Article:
How to save a life

A patient came into the office a few weeks ago, and tearfully thanked me for saving his life.

I am not bragging.

It’s just that a patient thanking you happens really rarely; much more rarely than “you are doing nothing for me,” and “I waited too long to see you,” and other complaints.  So when it happens, it’s usually enough to stop me in my tracks.  It makes me uncomfortable, actually.  Because what do you say?  “You’re welcome?”  I usually end up with something inane like “Oh you!”  Sometimes, I say, “Don’t thank me, it’s what I do,” but I don’t like that because I think we need to hear a heart felt thanks occasionally, or else the profession just gets too dark.

This patient was referred for fatigue, and very borderline anemia.  Everyone with anemia gets referred to gastroenterology, because anemia frequently means you’re losing blood somewhere, and the one place where you could be losing blood chronically and invisibly is the GI tract.  “Iron deficiency in the elderly is a colon cancer until proven otherwise” was one adage I learned in medical school, and I literally still repeat that to myself multiple times a day.

And this gentleman had a mild case of anemia, but his main complaint was fatigue.  He said that when he walked, especially up the stairs, frequently he felt that he “just couldn’t do it any more.”  Those were his words.  No chest pain, no shortness of breath, just couldn’t do it any more.

Another faultless adage I learned is, “No one has ever died from GERD, but they have died of a heart attack.”  Meaning, before you do your elective procedures for mild problems, if you are concerned about heart trouble, evaluate that first.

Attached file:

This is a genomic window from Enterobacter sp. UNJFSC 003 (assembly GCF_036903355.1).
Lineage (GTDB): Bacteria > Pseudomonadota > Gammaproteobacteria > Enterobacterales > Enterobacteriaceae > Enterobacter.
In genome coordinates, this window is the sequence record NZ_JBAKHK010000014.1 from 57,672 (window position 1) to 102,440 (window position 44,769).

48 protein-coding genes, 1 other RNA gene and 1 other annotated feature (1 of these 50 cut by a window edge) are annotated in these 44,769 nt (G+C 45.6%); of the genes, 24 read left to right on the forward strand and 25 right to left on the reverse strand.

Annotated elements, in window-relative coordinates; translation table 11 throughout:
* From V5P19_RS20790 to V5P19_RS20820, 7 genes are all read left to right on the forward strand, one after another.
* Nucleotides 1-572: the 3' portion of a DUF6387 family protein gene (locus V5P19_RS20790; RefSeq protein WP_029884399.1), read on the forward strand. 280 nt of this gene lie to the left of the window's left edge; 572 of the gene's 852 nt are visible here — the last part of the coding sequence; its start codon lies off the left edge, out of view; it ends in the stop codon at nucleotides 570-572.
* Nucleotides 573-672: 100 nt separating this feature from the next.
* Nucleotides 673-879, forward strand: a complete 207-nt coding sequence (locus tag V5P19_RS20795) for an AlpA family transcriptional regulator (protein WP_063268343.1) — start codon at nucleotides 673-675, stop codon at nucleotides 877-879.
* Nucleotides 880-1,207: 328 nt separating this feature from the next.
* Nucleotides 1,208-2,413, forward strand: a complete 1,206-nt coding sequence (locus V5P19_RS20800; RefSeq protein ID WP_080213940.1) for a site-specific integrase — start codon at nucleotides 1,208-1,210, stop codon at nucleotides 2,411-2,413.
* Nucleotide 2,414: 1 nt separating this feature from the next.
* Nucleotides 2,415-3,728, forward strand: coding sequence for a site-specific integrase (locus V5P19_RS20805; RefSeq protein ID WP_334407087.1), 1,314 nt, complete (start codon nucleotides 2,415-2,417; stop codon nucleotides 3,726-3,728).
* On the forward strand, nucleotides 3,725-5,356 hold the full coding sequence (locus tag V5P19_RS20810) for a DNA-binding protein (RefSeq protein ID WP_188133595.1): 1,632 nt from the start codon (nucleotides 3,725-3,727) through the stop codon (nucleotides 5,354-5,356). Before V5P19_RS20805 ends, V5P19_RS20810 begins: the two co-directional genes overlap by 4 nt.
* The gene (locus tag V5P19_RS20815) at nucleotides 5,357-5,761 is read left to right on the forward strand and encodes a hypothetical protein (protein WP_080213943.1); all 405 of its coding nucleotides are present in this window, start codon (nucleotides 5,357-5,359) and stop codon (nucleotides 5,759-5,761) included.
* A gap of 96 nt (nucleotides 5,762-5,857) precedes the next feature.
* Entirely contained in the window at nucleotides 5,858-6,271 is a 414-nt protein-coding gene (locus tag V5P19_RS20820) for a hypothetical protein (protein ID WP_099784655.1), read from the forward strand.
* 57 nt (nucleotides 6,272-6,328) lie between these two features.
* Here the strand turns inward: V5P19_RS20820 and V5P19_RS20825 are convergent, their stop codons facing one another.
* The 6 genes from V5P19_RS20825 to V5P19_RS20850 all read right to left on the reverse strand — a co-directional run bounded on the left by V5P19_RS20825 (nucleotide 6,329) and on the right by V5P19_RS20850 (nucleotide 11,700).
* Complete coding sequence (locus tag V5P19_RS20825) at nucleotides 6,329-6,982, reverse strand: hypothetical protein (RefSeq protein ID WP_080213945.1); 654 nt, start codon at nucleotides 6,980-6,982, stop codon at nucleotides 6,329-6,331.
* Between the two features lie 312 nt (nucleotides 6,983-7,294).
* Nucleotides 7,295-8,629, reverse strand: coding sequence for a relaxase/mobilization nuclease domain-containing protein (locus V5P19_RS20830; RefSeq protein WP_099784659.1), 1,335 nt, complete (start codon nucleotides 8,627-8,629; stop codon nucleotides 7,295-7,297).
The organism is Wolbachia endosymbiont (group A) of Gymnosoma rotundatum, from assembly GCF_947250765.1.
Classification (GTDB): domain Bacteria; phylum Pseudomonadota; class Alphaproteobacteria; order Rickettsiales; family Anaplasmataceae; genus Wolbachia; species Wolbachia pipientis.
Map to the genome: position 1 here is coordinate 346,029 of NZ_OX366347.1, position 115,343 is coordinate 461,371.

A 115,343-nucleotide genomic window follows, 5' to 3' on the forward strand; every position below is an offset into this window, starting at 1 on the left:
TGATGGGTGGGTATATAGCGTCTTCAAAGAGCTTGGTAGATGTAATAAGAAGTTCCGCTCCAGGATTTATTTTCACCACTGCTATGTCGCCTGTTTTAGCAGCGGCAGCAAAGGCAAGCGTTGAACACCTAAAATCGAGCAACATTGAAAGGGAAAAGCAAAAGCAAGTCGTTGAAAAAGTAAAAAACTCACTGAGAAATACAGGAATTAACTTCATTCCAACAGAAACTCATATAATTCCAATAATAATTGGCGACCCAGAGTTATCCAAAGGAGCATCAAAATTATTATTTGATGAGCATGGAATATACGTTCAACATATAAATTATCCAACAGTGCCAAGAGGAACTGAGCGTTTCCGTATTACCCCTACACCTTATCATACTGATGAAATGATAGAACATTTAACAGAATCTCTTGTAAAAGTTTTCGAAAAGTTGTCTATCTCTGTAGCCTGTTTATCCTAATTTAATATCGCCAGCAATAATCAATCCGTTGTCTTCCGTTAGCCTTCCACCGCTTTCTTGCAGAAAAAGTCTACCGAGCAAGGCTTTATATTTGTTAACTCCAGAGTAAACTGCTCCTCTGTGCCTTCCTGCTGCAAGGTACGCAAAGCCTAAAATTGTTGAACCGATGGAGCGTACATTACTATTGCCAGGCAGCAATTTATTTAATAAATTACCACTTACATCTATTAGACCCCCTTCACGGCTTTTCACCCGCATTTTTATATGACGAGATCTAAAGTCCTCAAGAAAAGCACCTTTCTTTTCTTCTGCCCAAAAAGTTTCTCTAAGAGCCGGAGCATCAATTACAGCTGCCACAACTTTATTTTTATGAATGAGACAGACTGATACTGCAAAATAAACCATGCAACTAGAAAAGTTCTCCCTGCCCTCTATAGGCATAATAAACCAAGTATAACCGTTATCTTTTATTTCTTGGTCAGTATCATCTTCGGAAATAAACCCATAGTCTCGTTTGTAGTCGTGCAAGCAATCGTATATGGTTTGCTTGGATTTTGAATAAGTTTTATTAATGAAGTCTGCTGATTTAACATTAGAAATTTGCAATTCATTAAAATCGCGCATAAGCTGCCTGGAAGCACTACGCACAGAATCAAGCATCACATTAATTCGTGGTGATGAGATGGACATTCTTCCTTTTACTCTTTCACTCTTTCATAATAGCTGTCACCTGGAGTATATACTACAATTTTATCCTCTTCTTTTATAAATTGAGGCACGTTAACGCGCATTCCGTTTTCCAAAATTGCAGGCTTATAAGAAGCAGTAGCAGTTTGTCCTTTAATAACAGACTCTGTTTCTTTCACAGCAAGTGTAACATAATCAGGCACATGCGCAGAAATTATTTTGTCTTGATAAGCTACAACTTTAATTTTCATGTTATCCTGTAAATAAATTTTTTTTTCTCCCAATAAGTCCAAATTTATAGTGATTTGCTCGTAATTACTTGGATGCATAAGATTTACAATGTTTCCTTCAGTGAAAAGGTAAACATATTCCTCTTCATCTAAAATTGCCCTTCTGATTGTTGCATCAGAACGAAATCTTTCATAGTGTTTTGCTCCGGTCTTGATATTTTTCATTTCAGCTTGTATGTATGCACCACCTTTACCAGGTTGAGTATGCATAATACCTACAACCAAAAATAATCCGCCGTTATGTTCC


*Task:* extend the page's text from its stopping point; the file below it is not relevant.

People are always complaining of fatigue.  “I’m so tired, I have no energy…”  and you put down “fatigue” in the chart.  But I think true fatigue is experienced by few.  The kind where you were playing soccer with your kid the day before yesterday, but today you can’t get up out of bed? (that was a lymphoma patient)  Or the kind where you can’t go up the stairs a full flight without sitting down on a step in the middle.

So, looking at this patient, I don’t know why his fatigue struck a cord for me.

Long story short, I sent him to see a cardiologist, whose consult said, “Probably nothing, but given age and smoking, will do a stress test.”

“I had the stress test,” the patient told me, “and within 2 weeks I was having a coronary bypass.  Quintuple.  They said I was a walking time bomb.  You saved my life.”

I saved his life.  I didn’t do the stress test, and I didn’t do his surgery, but there was something about his complaint of “fatigue” that was different to me from all the rest, so I singled him out and saved his life.  It’s crazy.  And I’m not bragging; in fact, I pretty much can’t believe it.  What if I hadn’t?

He teared up.  I put my hand on my chest to cover the hives I was breaking out in.  I also teared up.  I am sure that there is a rule about hugging patients, but this man wanted to shake my hand and hug me, and I did.  I saved his life, after all.

Would it be hubris to view myself like this: (1)

Too much?

I don’t think so either.

4 thoughts on “How to save a life

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